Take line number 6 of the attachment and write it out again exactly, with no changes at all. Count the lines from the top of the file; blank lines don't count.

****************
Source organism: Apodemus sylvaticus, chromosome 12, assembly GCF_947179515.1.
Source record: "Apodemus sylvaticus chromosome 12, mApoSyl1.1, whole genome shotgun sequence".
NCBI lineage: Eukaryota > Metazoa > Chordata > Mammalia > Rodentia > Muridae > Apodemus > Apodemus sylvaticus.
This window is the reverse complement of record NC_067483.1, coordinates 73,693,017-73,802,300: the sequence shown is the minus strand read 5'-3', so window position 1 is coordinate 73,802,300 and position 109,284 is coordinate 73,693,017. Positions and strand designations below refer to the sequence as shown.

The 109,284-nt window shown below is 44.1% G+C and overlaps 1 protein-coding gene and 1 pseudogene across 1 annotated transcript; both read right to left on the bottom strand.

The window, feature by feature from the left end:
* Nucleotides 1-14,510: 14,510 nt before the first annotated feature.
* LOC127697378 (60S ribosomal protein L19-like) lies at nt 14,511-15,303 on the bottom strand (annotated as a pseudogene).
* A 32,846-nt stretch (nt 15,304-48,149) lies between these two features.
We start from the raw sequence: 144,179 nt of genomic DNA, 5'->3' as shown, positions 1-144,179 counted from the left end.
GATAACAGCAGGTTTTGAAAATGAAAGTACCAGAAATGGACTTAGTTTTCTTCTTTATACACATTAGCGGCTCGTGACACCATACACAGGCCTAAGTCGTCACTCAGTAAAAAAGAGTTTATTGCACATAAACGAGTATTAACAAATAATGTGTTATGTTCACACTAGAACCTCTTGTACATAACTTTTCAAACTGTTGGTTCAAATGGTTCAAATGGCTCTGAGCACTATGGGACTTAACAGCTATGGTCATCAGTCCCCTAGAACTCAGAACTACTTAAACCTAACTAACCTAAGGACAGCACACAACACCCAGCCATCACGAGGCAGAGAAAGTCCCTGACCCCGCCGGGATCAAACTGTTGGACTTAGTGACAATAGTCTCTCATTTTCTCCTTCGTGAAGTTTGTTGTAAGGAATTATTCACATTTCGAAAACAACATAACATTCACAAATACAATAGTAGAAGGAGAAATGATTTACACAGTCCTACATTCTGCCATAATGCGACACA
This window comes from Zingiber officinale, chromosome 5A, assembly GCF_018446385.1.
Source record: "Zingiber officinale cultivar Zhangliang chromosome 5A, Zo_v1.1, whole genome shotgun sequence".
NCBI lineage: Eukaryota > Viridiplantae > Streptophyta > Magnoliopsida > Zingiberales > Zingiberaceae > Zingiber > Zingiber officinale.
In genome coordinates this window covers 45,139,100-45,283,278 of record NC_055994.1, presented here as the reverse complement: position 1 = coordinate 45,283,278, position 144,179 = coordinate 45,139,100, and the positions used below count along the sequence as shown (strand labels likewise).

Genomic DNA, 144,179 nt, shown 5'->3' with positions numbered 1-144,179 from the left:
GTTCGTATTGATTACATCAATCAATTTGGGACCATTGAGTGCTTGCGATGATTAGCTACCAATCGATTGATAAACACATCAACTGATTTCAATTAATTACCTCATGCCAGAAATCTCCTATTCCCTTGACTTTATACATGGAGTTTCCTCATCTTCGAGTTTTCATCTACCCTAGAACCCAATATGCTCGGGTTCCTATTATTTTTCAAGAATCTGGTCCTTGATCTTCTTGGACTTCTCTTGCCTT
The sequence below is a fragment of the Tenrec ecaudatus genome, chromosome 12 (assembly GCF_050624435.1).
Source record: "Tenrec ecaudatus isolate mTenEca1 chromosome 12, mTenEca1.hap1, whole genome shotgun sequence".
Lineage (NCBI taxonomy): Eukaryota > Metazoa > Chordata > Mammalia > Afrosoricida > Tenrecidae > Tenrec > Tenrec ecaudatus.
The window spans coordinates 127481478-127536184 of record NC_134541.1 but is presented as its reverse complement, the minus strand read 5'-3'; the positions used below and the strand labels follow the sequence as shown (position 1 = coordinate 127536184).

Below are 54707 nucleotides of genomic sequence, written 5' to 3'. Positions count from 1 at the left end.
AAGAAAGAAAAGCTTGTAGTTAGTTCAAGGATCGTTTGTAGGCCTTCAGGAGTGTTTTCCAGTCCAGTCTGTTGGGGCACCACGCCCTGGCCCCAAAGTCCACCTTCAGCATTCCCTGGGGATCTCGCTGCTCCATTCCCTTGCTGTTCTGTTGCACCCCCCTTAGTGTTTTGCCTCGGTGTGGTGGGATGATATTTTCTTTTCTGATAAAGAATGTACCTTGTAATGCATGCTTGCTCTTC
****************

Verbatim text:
The window, feature by feature from the left end: